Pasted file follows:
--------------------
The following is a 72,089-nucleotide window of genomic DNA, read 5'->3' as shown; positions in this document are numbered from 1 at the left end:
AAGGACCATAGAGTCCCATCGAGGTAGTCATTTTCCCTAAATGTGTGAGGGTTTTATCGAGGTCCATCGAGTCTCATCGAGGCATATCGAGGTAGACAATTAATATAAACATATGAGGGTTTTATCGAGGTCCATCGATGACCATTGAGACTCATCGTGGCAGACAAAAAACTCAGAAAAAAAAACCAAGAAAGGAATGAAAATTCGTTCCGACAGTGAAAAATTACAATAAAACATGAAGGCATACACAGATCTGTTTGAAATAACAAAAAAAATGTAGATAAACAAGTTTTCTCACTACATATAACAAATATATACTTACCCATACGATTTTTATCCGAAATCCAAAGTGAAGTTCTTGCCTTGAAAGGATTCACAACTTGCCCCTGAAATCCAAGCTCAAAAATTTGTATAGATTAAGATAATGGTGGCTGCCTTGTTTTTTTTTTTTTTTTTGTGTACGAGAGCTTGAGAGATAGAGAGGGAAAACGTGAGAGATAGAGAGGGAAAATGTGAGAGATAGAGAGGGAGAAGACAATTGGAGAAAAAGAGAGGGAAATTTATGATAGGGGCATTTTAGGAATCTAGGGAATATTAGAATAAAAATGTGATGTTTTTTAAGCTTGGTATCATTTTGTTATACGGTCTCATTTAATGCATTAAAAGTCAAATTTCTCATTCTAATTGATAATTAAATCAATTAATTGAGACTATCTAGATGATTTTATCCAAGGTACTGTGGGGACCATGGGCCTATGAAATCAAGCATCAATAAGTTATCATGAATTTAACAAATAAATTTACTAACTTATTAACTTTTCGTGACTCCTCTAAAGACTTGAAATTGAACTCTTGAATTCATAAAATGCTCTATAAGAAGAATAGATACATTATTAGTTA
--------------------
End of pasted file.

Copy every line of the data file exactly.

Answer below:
The following is a 72,089-nucleotide window of genomic DNA, read 5'->3' as shown; positions in this document are numbered from 1 at the left end:
AAGGACCATAGAGTCCCATCGAGGTAGTCATTTTCCCTAAATGTGTGAGGGTTTTATCGAGGTCCATCGAGTCTCATCGAGGCATATCGAGGTAGACAATTAATATAAACATATGAGGGTTTTATCGAGGTCCATCGATGACCATTGAGACTCATCGTGGCAGACAAAAAACTCAGAAAAAAAAACCAAGAAAGGAATGAAAATTCGTTCCGACAGTGAAAAATTACAATAAAACATGAAGGCATACACAGATCTGTTTGAAATAACAAAAAAAATGTAGATAAACAAGTTTTCTCACTACATATAACAAATATATACTTACCCATACGATTTTTATCCGAAATCCAAAGTGAAGTTCTTGCCTTGAAAGGATTCACAACTTGCCCCTGAAATCCAAGCTCAAAAATTTGTATAGATTAAGATAATGGTGGCTGCCTTGTTTTTTTTTTTTTTTTTGTGTACGAGAGCTTGAGAGATAGAGAGGGAAAACGTGAGAGATAGAGAGGGAAAATGTGAGAGATAGAGAGGGAGAAGACAATTGGAGAAAAAGAGAGGGAAATTTATGATAGGGGCATTTTAGGAATCTAGGGAATATTAGAATAAAAATGTGATGTTTTTTAAGCTTGGTATCATTTTGTTATACGGTCTCATTTAATGCATTAAAAGTCAAATTTCTCATTCTAATTGATAATTAAATCAATTAATTGAGACTATCTAGATGATTTTATCCAAGGTACTGTGGGGACCATGGGCCTATGAAATCAAGCATCAATAAGTTATCATGAATTTAACAAATAAATTTACTAACTTATTAACTTTTCGTGACTCCTCTAAAGACTTGAAATTGAACTCTTGAATTCATAAAATGCTCTATAAGAAGAATAGATACATTATTAGTTA